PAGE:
- Associated Press - Wednesday, May 13, 2015

SCOTT, La. (AP) - For years, the city of Scott has had to make do with a lack of fire hydrants, unpaid volunteer firefighters and a nonexistent fire inspector. That won’t be the case for much longer.

The City Council last week approved plans to upgrade water lines in the downtown area, give incentive pay to volunteer firefighters and hire the city’s first fire inspector, The Advocate reports (https://bit.ly/1cx0Tu8).

Scott Fire Chief Chad Sonnier said that by replacing 9,000 feet of old and undersized water lines, the Fire Department will be able to install 15 fire hydrants downtown.

The water pressure in the old lines is too low to sustain fire hydrants, forcing firefighters to rely on large portable water tanks.

“We would bring the tanker in and dump it, leave the scene, fill up and come back,” Sonnier said. The improvements will allow firefighters to stay on the scene, the chief said.

The state awarded Scott a grant in March of up to $467,600 to upgrade the lines.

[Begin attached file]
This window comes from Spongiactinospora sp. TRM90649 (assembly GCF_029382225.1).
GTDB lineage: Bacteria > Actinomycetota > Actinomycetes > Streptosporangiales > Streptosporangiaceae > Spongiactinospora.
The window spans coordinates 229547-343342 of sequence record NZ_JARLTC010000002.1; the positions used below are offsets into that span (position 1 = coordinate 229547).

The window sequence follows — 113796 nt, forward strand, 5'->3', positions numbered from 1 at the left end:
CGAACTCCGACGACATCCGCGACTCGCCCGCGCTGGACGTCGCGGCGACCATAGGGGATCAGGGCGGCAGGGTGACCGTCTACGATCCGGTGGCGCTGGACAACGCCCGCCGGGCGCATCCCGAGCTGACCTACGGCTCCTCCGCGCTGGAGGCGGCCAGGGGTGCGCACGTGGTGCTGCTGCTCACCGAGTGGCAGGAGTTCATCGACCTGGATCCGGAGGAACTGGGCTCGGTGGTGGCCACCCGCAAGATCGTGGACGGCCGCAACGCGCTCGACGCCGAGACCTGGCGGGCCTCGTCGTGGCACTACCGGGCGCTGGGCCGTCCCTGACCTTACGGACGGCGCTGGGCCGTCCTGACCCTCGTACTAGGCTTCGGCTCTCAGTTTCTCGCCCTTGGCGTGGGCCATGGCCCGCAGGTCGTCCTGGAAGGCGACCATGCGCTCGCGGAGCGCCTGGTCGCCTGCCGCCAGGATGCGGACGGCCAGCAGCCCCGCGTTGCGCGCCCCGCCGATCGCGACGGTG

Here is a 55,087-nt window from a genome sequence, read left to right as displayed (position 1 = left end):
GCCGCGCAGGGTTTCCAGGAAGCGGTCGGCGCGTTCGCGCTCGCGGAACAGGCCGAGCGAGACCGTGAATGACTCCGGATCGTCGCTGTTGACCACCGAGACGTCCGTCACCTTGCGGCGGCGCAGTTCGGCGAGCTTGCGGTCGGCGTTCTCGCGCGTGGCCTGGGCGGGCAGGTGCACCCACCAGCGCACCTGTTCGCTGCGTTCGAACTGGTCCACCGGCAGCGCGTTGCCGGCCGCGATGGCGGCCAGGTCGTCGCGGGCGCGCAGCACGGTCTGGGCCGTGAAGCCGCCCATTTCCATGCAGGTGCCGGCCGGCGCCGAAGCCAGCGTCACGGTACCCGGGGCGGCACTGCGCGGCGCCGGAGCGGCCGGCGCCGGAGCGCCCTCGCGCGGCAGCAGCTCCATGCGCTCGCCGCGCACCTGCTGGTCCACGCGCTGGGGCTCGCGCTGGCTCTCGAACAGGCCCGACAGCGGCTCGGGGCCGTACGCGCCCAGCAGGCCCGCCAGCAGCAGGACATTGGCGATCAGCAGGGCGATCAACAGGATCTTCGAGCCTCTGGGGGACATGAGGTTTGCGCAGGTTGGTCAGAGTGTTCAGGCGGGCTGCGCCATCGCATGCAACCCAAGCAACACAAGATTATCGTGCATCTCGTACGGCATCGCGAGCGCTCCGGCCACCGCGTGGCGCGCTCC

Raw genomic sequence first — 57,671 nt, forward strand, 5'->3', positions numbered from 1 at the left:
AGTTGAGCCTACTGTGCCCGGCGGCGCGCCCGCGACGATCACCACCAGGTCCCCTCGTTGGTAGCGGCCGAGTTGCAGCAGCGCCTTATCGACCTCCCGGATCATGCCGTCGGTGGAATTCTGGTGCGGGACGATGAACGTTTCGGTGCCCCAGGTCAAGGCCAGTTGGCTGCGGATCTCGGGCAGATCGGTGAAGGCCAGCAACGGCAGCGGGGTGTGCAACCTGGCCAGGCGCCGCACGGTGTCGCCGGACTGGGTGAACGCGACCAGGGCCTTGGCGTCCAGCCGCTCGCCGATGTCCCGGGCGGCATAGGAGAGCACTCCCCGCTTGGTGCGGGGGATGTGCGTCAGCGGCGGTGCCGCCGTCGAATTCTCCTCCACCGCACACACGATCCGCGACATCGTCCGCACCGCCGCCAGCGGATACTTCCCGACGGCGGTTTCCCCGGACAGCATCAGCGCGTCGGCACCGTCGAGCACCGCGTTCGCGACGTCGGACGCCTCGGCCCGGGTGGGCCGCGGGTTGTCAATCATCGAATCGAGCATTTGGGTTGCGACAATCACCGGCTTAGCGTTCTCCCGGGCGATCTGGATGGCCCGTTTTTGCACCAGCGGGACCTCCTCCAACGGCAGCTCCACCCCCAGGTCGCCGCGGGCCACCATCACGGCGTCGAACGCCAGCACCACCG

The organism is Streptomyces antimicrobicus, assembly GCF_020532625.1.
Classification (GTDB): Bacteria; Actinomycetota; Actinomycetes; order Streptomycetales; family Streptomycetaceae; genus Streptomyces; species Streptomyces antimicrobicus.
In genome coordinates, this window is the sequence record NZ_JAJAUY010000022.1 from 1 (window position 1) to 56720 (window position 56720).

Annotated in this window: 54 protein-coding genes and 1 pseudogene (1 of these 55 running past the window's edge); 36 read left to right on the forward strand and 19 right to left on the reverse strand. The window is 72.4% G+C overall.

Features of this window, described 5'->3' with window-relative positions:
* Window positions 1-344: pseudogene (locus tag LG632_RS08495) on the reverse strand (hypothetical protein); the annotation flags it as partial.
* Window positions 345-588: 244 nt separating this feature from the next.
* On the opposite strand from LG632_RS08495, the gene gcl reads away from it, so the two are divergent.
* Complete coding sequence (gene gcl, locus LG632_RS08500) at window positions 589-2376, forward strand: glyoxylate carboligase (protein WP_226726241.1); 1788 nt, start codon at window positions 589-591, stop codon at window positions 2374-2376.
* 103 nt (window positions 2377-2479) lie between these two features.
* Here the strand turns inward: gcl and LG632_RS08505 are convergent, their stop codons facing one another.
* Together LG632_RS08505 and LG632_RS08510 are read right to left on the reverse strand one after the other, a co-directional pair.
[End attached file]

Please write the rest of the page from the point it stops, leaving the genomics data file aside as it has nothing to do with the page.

Sonnier said the city will hire a part-time fire inspector to start work on July 1.

Scott currently relies on the State Fire Marshal’s Office to conduct inspections, which often means longer wait times for businesses to undergo the routine.

“Our inspector can go in and do an inspection so that business can open up quicker,” Sonnier said.

The city also plans to use $50,000 to $75,000 as incentives for its 32 volunteer firefighters. Currently they do not receive money for their time or gasoline.

The city will continue to employ six paid, part-time firefighters.

Sonnier said the city’s fire rating could improve from a “weak three” to a “strong three” on a scale of one to 10, with 10 being the worst.

Improvements to the fire ratings can lead to lower homeowner’s and property insurance costs.

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Information from: The Advocate, https://theadvocate.com

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